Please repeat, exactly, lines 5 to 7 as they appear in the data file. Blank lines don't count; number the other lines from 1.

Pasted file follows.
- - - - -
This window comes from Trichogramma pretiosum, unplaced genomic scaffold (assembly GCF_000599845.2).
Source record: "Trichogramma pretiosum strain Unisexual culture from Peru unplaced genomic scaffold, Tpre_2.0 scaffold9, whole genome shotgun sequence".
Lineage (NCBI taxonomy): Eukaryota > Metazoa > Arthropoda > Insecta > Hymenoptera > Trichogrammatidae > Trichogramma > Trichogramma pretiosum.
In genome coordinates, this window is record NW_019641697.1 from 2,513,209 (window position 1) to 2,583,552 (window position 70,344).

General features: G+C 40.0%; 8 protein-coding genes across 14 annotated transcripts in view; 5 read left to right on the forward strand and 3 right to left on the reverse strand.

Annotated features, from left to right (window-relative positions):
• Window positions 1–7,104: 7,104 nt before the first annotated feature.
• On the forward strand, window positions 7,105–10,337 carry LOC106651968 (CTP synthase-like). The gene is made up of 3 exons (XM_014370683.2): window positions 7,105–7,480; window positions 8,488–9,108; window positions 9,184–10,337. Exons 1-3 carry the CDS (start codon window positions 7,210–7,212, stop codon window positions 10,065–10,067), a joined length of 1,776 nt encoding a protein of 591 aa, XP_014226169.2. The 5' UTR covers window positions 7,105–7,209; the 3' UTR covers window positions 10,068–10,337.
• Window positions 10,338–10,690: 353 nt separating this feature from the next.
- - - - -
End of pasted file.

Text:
General features: G+C 40.0%; 8 protein-coding genes across 14 annotated transcripts in view; 5 read left to right on the forward strand and 3 right to left on the reverse strand.

Annotated features, from left to right (window-relative positions):
• Window positions 1–7,104: 7,104 nt before the first annotated feature.